Wave after wave of financial bad news has hit the nonprofit sector. In 2008, major donors cut back but foundation grants were still coming in, until 2009, when funders cut back. Then in 2010-2011, government contacts went on the chopping block … and they’re still there.
That’s the assessment of Sandra Lamb, CEO of Lamb Advisors, who is busier than ever, guiding nonprofits through mergers and acquisitions. And 2012, with the emphasis on deficit reduction without tax increase can only mean another wave.
Will your nonprofit survive? If you can’t answer that question, shame on you! Every nonprofit board should regularly review the options for maintaining/expanding services and fulfilling its mission. One of those options is merger.
Good governance means considering all the options, even the ones that hurt. Focus on what’s best for the clients, not what’s best for the board or the staff.
Even if your nonprofit isn’t in financial trouble, you should be considering all options for operating more efficiently and sustainably. That may include a strategic alliance with another nonprofit.
Signs that you’re drowning
For those that are financially sinking, Lamb offers a number of warning signs that should trigger serious consideration of a merger; they all boil down to “follow the money:”
- the reserve fund is tapped regularly for operation costs
- significant funders are not renewing
- your gala is no longer society’s baby; it’s not the go-to event any more
- major government contracts are in jeopardy or not renewed
- all your financial eggs are in one basket
Two non-financial factors should also be considered:
- your client base has changed and your organization hasn’t
- your mission is no longer relevant, e.g. a settlement house whose catchment has gentrified
These, too, may mean it’s time for an exit strategy.
Man the lifeboats
Don’t wait until you’re sinking to find a merger partner. “If you wait too long to consider a merger, there’s no value left to sell,” Lamb says. “Your value can be in geography, people, real estate, or the kind of program you offer. There are lots of ways to create value so the beholder will want to merge with you.”
Looking for a partner before you’re truly desperate will give you more options to choose from and may allow you to phase in the merger through joint fundraising and administration.
Another reason for sooner rather than later: It takes 6 months to a year or more for a merger to be completed. You must have enough liquidity to stay afloat during that time. Add to your normal operating costs the cost of due diligence and legal services as well as outside consultants because your staff may not have the bandwidth to add merger tasks to their daily workload.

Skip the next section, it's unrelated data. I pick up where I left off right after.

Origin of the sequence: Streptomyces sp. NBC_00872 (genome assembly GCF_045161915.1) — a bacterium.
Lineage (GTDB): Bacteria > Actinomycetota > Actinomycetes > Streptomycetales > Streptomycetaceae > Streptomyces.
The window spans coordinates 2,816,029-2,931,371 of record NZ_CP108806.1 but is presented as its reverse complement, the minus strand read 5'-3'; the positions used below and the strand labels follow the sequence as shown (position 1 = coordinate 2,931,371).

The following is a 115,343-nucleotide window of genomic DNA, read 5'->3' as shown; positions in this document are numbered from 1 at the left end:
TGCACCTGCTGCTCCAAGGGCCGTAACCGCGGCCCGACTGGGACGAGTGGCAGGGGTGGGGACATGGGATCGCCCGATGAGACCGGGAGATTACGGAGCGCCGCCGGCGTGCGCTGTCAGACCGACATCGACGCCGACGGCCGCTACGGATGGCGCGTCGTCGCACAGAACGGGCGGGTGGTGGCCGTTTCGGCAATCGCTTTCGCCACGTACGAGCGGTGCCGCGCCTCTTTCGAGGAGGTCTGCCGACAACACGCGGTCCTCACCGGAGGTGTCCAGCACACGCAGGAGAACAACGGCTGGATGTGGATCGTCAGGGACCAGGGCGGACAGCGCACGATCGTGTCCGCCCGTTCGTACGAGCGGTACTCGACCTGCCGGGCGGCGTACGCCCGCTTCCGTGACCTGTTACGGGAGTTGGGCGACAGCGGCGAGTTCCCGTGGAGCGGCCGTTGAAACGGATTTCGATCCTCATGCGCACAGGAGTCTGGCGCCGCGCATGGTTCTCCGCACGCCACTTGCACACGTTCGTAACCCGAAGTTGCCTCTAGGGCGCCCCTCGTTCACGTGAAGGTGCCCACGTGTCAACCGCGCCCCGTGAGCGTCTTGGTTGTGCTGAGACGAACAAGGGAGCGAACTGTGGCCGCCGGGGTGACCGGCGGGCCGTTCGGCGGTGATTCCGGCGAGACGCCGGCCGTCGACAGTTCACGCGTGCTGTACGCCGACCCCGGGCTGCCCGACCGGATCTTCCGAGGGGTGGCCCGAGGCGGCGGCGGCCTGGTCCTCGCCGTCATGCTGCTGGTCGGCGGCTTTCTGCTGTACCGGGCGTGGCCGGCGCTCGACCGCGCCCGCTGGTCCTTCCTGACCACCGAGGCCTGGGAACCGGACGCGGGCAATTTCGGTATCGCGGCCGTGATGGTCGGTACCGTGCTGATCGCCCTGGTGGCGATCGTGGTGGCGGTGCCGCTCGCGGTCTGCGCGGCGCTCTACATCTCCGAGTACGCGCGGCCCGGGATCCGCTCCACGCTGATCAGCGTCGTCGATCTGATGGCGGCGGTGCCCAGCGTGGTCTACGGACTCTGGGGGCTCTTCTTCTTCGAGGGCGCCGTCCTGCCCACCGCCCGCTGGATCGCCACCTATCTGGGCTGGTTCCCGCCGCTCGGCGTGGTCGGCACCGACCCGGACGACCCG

Determine what’s worth saving
Boards and executive staff may balk at a merger because they don’t see how bad the situation is or don’t want the organization to go under on their watch. Board members have also invested a lot of time and money in the organization. Merger may feel like failure.
The key to clear-eyed assessment is to focus on the clients. How can services best be maintained or even expanded? “Sit there and think about your clients — the kids, the disabled, maybe the artists in the cooperative. Think about your mission, not about yourself or your staff,” Lamb says.
That first step — leadership buy-in — makes all the difference in whether the merger is a positive step rather than a loss.
The ego issues — maintaining the name of the organization, who stays on the board, which executive director retains the title — must be secondary to mission.
Ask for help
Some funders recognize that merger may be the best way to save programs; they offer grants to pay for outside consultants or at least guide the board through the painful decision-making process.
If you can’t find such a funder, set aside money to cover unexpected costs. Stephan Russo, who was executive director of Goddard Riverside Community Center when it merged with St. Matthew’s and St. Timothy’s Neighborhood Center, recommends hiring an outside consultant. “You really need a third party,” he said, listing the reasons:
- Mergers are time-consuming and staff is usually already stretched.
- Consultants can be objective, see things staff might not, and suggest solutions.
- Consultants have experience in the details of mergers — the legalities, pitfalls, due diligence, etc. that your staff does not know.
Think about it. Can your nonprofit make it through another year or two of government cutbacks? Are things looking even a little shaky? Then be good stewards. Plan ahead. You may find solutions other than a merger but good governance requires checking out all the options.
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